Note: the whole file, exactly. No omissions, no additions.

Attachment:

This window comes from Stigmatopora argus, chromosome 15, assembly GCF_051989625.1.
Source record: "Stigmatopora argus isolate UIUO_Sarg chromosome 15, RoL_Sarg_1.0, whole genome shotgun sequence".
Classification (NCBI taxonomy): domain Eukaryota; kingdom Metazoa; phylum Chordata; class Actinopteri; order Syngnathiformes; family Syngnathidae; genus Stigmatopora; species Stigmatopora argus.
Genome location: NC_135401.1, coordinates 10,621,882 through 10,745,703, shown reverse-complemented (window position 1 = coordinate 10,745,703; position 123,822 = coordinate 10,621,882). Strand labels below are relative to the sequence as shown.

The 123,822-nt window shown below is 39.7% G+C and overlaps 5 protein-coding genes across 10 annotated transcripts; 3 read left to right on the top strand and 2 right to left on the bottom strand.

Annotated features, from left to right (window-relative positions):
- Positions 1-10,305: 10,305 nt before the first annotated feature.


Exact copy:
This window comes from Stigmatopora argus, chromosome 15, assembly GCF_051989625.1.
Source record: "Stigmatopora argus isolate UIUO_Sarg chromosome 15, RoL_Sarg_1.0, whole genome shotgun sequence".
Classification (NCBI taxonomy): domain Eukaryota; kingdom Metazoa; phylum Chordata; class Actinopteri; order Syngnathiformes; family Syngnathidae; genus Stigmatopora; species Stigmatopora argus.
Genome location: NC_135401.1, coordinates 10,621,882 through 10,745,703, shown reverse-complemented (window position 1 = coordinate 10,745,703; position 123,822 = coordinate 10,621,882). Strand labels below are relative to the sequence as shown.

The 123,822-nt window shown below is 39.7% G+C and overlaps 5 protein-coding genes across 10 annotated transcripts; 3 read left to right on the top strand and 2 right to left on the bottom strand.

Annotated features, from left to right (window-relative positions):
- Positions 1-10,305: 10,305 nt before the first annotated feature.